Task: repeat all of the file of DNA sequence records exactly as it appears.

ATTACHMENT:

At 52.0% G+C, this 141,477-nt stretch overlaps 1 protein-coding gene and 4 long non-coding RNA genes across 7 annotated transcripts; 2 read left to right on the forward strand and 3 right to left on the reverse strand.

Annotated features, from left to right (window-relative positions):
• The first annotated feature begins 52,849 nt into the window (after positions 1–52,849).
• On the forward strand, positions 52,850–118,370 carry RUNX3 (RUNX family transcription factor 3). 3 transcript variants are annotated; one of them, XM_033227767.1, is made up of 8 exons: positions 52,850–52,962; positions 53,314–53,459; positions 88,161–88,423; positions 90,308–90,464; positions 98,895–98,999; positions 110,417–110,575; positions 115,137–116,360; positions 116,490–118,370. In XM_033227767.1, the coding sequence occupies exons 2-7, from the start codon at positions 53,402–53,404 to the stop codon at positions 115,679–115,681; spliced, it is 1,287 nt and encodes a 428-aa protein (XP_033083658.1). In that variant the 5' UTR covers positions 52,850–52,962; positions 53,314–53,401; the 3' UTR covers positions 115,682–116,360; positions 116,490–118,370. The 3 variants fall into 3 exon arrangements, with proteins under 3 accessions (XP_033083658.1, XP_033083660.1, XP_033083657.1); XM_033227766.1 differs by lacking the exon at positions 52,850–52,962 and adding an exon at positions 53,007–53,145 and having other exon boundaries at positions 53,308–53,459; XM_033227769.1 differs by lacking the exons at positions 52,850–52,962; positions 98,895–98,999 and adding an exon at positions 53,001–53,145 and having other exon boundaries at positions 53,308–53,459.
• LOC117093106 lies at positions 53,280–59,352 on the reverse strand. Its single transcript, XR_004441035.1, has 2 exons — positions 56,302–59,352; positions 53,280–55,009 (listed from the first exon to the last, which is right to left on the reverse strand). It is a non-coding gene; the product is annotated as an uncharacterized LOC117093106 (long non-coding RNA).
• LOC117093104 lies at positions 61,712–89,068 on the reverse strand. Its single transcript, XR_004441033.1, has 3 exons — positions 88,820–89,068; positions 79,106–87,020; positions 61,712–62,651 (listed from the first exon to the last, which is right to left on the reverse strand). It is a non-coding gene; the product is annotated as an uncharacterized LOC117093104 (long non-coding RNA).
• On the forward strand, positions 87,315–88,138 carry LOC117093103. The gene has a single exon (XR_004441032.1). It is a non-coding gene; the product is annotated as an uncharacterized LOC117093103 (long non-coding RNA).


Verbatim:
At 52.0% G+C, this 141,477-nt stretch overlaps 1 protein-coding gene and 4 long non-coding RNA genes across 7 annotated transcripts; 2 read left to right on the forward strand and 3 right to left on the reverse strand.

Annotated features, from left to right (window-relative positions):
• The first annotated feature begins 52,849 nt into the window (after positions 1–52,849).
• On the forward strand, positions 52,850–118,370 carry RUNX3 (RUNX family transcription factor 3). 3 transcript variants are annotated; one of them, XM_033227767.1, is made up of 8 exons: positions 52,850–52,962; positions 53,314–53,459; positions 88,161–88,423; positions 90,308–90,464; positions 98,895–98,999; positions 110,417–110,575; positions 115,137–116,360; positions 116,490–118,370. In XM_033227767.1, the coding sequence occupies exons 2-7, from the start codon at positions 53,402–53,404 to the stop codon at positions 115,679–115,681; spliced, it is 1,287 nt and encodes a 428-aa protein (XP_033083658.1). In that variant the 5' UTR covers positions 52,850–52,962; positions 53,314–53,401; the 3' UTR covers positions 115,682–116,360; positions 116,490–118,370. The 3 variants fall into 3 exon arrangements, with proteins under 3 accessions (XP_033083658.1, XP_033083660.1, XP_033083657.1); XM_033227766.1 differs by lacking the exon at positions 52,850–52,962 and adding an exon at positions 53,007–53,145 and having other exon boundaries at positions 53,308–53,459; XM_033227769.1 differs by lacking the exons at positions 52,850–52,962; positions 98,895–98,999 and adding an exon at positions 53,001–53,145 and having other exon boundaries at positions 53,308–53,459.
• LOC117093106 lies at positions 53,280–59,352 on the reverse strand. Its single transcript, XR_004441035.1, has 2 exons — positions 56,302–59,352; positions 53,280–55,009 (listed from the first exon to the last, which is right to left on the reverse strand). It is a non-coding gene; the product is annotated as an uncharacterized LOC117093106 (long non-coding RNA).
• LOC117093104 lies at positions 61,712–89,068 on the reverse strand. Its single transcript, XR_004441033.1, has 3 exons — positions 88,820–89,068; positions 79,106–87,020; positions 61,712–62,651 (listed from the first exon to the last, which is right to left on the reverse strand). It is a non-coding gene; the product is annotated as an uncharacterized LOC117093104 (long non-coding RNA).
• On the forward strand, positions 87,315–88,138 carry LOC117093103. The gene has a single exon (XR_004441032.1). It is a non-coding gene; the product is annotated as an uncharacterized LOC117093103 (long non-coding RNA).